Facebook and fellow big social media sites Twitter and YouTube have been scrambling to keep up with the flood of posts promoting fake cures or harmful speculation about the spread of the coronavirus since early this spring. Facebook put policies in place to try to regulate covid-19 posts, but their moderation teams that monitor such posts have also been disrupted as offices remain closed.
Facebook sent its content moderators home in March, a move that led to fewer posts being removed in certain rulebreaking areas between April and June. But other policies benefited from improved artificial-intelligence technology, and Facebook reported a bump in removing posts for violating some policies.
Tuesday’s report was Facebook’s sixth on how well its rules are being enforced.
The company took down 22.5 million posts on Facebook for violating its hate speech rules during the time period, an increase from 9.6 million posts during the first quarter of the year. Much of that increase was due to better detection technology and adding three languages to its automated system that searches for violating posts, Facebook said.
Facebook is also once again expanding its definition of hate speech, it said Tuesday, to include more content depicting blackface and some harmful Jewish stereotypes.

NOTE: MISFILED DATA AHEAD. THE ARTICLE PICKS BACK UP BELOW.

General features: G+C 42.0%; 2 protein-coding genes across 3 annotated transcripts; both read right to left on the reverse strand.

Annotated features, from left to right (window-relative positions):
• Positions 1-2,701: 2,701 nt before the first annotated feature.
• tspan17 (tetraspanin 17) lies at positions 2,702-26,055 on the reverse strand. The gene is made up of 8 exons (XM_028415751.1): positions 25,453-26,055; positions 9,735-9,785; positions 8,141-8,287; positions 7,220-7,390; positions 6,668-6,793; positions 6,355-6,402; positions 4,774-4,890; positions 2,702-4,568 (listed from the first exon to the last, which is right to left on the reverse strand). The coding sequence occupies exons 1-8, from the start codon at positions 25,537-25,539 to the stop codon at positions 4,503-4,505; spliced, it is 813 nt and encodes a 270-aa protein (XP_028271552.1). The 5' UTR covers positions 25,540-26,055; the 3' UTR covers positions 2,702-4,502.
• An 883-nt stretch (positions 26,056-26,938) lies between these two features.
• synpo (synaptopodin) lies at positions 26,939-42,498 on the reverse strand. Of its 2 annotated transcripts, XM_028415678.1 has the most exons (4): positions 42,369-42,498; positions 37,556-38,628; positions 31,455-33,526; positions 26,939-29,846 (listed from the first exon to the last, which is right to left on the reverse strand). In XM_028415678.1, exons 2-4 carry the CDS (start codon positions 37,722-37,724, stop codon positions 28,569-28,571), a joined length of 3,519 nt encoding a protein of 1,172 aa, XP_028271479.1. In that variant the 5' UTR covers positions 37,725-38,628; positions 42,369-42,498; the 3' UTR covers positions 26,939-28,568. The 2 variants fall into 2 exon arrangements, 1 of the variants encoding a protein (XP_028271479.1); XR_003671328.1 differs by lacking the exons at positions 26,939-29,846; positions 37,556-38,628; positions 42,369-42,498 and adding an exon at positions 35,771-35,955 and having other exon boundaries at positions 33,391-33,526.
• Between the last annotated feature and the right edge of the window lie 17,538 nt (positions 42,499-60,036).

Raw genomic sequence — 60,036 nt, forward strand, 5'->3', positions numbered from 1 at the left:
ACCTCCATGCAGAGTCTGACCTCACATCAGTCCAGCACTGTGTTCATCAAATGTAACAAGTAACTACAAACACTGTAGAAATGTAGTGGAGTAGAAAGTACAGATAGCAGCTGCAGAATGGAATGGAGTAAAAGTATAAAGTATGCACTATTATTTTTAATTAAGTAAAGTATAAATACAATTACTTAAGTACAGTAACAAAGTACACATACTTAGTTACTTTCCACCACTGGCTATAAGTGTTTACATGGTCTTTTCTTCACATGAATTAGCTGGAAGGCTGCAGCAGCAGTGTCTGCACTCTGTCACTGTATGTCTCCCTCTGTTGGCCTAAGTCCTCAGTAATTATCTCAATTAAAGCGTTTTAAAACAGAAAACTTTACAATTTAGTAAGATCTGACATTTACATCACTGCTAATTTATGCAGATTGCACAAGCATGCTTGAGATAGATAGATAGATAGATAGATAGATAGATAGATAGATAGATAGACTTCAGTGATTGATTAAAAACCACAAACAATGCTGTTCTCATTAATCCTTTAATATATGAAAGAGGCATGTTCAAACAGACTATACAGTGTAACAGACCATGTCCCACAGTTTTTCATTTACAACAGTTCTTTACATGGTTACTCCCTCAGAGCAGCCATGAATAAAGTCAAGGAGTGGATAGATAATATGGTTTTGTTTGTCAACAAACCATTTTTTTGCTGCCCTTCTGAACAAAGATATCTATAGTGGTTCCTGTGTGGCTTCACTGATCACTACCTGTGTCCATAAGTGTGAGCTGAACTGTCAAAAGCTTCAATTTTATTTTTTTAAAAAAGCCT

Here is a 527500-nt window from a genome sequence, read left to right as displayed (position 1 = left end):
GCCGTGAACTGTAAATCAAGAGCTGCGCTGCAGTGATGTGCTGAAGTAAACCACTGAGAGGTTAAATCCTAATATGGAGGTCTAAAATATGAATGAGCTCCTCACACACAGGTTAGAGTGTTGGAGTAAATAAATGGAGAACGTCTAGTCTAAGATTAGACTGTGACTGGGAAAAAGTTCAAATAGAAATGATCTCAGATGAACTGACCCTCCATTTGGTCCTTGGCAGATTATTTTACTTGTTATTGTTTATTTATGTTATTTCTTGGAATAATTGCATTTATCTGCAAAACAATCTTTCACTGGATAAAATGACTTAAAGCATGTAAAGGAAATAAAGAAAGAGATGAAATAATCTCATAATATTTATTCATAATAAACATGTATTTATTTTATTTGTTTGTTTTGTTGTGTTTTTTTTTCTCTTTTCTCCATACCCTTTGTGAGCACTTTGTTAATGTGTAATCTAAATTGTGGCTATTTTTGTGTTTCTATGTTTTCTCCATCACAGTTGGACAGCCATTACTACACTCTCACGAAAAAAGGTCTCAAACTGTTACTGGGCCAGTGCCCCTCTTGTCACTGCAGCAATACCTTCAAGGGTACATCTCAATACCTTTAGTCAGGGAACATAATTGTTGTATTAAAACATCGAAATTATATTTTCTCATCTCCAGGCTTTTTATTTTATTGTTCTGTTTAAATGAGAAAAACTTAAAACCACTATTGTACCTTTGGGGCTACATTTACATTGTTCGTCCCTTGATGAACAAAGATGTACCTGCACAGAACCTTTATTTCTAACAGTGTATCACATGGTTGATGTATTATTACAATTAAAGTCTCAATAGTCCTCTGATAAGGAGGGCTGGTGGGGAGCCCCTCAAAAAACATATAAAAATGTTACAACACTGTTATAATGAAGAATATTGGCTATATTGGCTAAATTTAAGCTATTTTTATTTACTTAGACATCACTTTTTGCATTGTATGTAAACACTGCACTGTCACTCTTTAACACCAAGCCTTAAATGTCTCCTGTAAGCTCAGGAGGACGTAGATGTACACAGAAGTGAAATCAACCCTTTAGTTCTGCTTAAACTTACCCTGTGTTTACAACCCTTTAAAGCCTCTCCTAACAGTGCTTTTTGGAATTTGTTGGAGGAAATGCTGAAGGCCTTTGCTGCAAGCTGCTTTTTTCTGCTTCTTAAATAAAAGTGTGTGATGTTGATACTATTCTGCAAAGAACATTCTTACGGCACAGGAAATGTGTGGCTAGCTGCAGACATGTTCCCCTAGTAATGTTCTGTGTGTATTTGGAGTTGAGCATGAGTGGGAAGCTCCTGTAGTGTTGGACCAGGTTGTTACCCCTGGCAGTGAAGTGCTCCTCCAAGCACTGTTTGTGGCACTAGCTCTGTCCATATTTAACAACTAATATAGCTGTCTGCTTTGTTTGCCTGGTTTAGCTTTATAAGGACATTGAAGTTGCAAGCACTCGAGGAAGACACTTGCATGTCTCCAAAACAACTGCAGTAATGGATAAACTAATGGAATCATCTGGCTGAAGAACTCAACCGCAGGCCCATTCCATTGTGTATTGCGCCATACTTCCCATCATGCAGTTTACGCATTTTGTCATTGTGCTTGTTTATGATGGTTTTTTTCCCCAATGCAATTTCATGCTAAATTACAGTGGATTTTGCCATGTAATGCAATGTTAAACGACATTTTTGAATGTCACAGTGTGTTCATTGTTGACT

But operations tremors caused by covid-19 also meant Facebook had to prioritize some rules over others, and other metrics slipped. The company took down 35.7 million posts for breaking its rules about adult nudity and sexual activity, compared with 39.5 million in the first three months of the year. The change was because of “temporary workforce changes due to COVID-19,” Facebook wrote in the Community Standards Enforcement Report.
The company also called for an independent audit of its reports — which will be released quarterly from now on — a move that would give external organizations a peek under Facebook’s secretive hood.
“No company should grade its own homework, and the credibility of our systems should be earned, not assumed,” Facebook technical program manager Vishwanath Sarang wrote in a blog post announcing a request for proposals for the audit.
Despite the teams of thousands of content moderators, social media sites have still let coronavirus misinformation spread online. In May, Facebook and YouTube removed the “Plandemic” video featuring a conspiracy theory about how the coronavirus spreads, but it had already been viewed millions of times.
Facebook took down one of President Trump’s posts for spreading coronavirus misinformation earlier in August, after the president posted a video of an interview he gave on Fox News. It was the first time the company had taken down one of the president’s posts for violating its covid-19 misinformation policy. In the interview, he falsely claimed that children are “almost immune” to covid-19.
Twitter also blocked the video on its site and required the Trump 2020 campaign account to delete a tweet with the same clip.